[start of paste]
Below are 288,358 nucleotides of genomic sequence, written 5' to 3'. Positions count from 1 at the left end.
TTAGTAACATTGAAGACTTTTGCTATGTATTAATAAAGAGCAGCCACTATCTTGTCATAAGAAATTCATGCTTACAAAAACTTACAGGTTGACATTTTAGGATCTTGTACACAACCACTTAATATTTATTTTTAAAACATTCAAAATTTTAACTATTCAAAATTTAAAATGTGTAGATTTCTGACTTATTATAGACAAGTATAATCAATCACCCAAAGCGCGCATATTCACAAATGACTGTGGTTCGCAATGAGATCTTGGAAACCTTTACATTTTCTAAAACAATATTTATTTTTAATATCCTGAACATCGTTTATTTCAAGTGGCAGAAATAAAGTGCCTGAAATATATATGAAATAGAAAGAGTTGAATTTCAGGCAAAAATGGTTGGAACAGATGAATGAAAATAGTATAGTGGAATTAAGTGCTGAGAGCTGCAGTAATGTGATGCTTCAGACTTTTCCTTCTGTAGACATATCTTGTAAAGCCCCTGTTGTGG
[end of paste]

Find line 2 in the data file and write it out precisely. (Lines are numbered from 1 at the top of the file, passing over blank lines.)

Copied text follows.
TTAGTAACATTGAAGACTTTTGCTATGTATTAATAAAGAGCAGCCACTATCTTGTCATAAGAAATTCATGCTTACAAAAACTTACAGGTTGACATTTTAGGATCTTGTACACAACCACTTAATATTTATTTTTAAAACATTCAAAATTTTAACTATTCAAAATTTAAAATGTGTAGATTTCTGACTTATTATAGACAAGTATAATCAATCACCCAAAGCGCGCATATTCACAAATGACTGTGGTTCGCAATGAGATCTTGGAAACCTTTACATTTTCTAAAACAATATTTATTTTTAATATCCTGAACATCGTTTATTTCAAGTGGCAGAAATAAAGTGCCTGAAATATATATGAAATAGAAAGAGTTGAATTTCAGGCAAAAATGGTTGGAACAGATGAATGAAAATAGTATAGTGGAATTAAGTGCTGAGAGCTGCAGTAATGTGATGCTTCAGACTTTTCCTTCTGTAGACATATCTTGTAAAGCCCCTGTTGTGG